If you homeschool, your kid will have plenty of chances to socialize.  He can get together with other homeschoolers - there are probably homeschooling groups in your area.  He can take after-school classes, do sports, or go to camp with other kids, many of whom won't be homeschooled.  He can play with other kids in your neighborhood.  In my state, homeschooled kids can take classes and do activities at their local public schools.  If you have that option where you are, your kid could take art or music or PE at school.

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#8 of 37 Old 09-07-2012, 05:57 AM
 
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I truly believe it is a personality thing that has nothing at all to do with homeschooling. I went to public and private schools and have always been very socially awkward, I just don't quite know what I should be doing in social situations. Of my two hs'ed kiddos I have one who is extremely social, and the other could care less as her brother is her best friend and that's good enough for her.

 

Look up homechool groups in your area, see if any places have classes specifically for homeschoolers.


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#9 of 37 Old 09-07-2012, 07:55 AM
 
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I truly believe it is a personality thing that has nothing at all to do with homeschooling.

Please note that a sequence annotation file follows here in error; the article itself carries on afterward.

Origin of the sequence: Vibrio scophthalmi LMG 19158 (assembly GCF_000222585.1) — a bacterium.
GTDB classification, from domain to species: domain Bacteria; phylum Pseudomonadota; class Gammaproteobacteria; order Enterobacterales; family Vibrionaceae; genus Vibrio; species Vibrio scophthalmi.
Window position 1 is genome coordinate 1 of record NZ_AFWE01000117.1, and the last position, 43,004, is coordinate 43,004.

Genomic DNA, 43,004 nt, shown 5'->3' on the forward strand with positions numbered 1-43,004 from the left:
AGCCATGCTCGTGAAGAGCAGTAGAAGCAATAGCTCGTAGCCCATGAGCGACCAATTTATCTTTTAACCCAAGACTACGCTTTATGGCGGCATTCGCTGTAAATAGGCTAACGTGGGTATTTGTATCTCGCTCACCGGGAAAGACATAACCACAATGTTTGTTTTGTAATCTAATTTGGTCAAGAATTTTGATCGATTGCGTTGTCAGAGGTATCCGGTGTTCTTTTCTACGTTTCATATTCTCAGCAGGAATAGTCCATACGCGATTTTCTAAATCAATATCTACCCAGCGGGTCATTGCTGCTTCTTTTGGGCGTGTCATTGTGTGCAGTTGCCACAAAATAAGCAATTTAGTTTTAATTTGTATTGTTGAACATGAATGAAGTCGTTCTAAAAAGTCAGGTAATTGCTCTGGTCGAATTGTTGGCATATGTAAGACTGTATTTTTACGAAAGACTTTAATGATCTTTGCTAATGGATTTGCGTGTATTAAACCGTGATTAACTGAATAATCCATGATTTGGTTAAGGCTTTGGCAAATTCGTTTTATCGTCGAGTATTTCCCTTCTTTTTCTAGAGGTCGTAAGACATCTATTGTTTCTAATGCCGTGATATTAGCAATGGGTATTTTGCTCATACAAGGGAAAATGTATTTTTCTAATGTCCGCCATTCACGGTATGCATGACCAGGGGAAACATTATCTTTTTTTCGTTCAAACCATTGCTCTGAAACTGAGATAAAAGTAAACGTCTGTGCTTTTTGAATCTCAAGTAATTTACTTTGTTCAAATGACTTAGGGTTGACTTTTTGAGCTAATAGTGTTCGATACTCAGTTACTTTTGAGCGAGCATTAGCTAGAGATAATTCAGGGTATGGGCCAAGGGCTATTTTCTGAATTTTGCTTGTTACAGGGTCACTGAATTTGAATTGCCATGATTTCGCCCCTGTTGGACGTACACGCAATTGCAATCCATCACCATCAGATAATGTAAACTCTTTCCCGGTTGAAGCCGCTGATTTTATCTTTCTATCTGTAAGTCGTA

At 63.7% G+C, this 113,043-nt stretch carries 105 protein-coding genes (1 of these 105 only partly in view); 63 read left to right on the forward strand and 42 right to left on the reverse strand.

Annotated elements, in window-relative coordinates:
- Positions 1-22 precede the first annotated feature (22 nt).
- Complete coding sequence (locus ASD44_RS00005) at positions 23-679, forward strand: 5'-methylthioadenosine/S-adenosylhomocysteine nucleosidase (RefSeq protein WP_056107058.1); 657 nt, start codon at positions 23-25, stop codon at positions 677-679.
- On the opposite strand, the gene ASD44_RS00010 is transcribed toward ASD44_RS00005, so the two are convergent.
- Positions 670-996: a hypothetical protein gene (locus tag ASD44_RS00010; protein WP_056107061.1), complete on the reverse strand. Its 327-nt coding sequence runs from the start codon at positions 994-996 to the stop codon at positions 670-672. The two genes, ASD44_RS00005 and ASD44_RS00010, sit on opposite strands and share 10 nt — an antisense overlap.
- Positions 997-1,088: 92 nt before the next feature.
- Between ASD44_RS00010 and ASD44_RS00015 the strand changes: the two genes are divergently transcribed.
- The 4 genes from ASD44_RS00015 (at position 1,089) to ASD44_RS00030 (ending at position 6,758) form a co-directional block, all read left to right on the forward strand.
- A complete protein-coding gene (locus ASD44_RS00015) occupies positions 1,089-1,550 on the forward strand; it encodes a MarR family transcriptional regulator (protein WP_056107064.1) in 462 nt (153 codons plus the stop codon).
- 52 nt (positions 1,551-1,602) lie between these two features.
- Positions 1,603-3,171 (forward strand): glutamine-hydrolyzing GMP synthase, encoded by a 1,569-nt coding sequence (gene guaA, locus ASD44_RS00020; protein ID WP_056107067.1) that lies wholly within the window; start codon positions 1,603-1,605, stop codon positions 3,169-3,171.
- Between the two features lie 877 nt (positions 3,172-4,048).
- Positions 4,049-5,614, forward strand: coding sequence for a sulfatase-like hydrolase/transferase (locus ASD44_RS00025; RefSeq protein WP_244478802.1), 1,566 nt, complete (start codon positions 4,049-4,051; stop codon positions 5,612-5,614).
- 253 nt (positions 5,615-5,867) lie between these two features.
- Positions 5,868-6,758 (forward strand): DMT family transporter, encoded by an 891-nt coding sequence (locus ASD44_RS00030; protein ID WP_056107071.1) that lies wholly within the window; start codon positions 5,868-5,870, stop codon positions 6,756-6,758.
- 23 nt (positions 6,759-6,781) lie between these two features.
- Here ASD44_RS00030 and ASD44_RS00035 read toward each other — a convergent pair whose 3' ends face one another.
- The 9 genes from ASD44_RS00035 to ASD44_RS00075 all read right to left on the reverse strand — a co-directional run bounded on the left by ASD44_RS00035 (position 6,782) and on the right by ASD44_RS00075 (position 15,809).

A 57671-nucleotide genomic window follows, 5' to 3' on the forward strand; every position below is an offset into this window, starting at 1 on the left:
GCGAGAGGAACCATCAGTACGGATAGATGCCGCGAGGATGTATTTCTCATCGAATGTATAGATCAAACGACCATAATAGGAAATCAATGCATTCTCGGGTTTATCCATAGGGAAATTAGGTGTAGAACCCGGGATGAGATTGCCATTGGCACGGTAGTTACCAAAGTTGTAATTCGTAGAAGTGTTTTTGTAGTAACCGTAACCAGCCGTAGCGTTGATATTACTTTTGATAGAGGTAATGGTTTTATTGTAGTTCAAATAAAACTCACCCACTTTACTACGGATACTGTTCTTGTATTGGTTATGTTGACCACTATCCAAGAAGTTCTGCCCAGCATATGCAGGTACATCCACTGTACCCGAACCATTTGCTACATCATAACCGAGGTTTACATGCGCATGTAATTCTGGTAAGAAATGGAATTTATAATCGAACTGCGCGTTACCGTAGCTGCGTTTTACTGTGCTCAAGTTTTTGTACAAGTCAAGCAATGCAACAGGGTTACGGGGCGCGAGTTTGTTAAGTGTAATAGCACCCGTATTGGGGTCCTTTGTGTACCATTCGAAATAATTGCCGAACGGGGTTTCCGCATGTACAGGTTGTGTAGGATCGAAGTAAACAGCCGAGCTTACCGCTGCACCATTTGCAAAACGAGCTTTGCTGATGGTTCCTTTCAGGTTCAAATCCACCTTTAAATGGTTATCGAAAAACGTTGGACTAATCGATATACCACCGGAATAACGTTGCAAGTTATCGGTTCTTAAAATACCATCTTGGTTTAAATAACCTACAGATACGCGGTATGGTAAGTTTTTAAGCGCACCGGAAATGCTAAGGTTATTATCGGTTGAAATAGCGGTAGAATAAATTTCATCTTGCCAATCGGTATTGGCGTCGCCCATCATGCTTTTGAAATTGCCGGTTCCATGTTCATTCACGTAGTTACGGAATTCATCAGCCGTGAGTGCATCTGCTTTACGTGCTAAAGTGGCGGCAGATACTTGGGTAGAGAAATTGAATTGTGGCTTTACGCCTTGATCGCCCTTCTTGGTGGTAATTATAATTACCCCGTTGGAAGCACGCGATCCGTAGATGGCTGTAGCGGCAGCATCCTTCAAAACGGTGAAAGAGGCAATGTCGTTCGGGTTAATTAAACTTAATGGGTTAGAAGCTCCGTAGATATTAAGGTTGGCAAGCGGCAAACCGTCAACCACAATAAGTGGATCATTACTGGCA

I agree, except that sometimes families choose homeschooling in part because they can see that their child's less-than-socially-adept hard-wiring will make school a poor-fitting environment. In other words, many kids are homeschooled because they're social misfits, rather than being social misfits because they're homeschooled.

 

My eldest is now, as an older teen, accruing the social smarts and confidence she needs to function easily in the world, attract and maintain lots of healthy friendships and so on. As a 5-year-old, she had a lot of social anxiety and tended to shut down in large-group situations. We chose to homeschool in large part because she found group social environments so difficult to cope with.

 

Because we loved homeschooling so much and found it such a vibrant and responsive approach to education, even her highly socially adept youngest sister is homeschooled. She's the outgoing 9-year-old piece of sweetness and light who friends with almost everyone in our community, child, teen or adult alike, and she definitely flies in the face of stereotypes about awkward, sheltered homeschooled kids. But our introduction to homeschooling came because of a child of the social misfit type.

 

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#10 of 37 Old 09-07-2012, 01:58 PM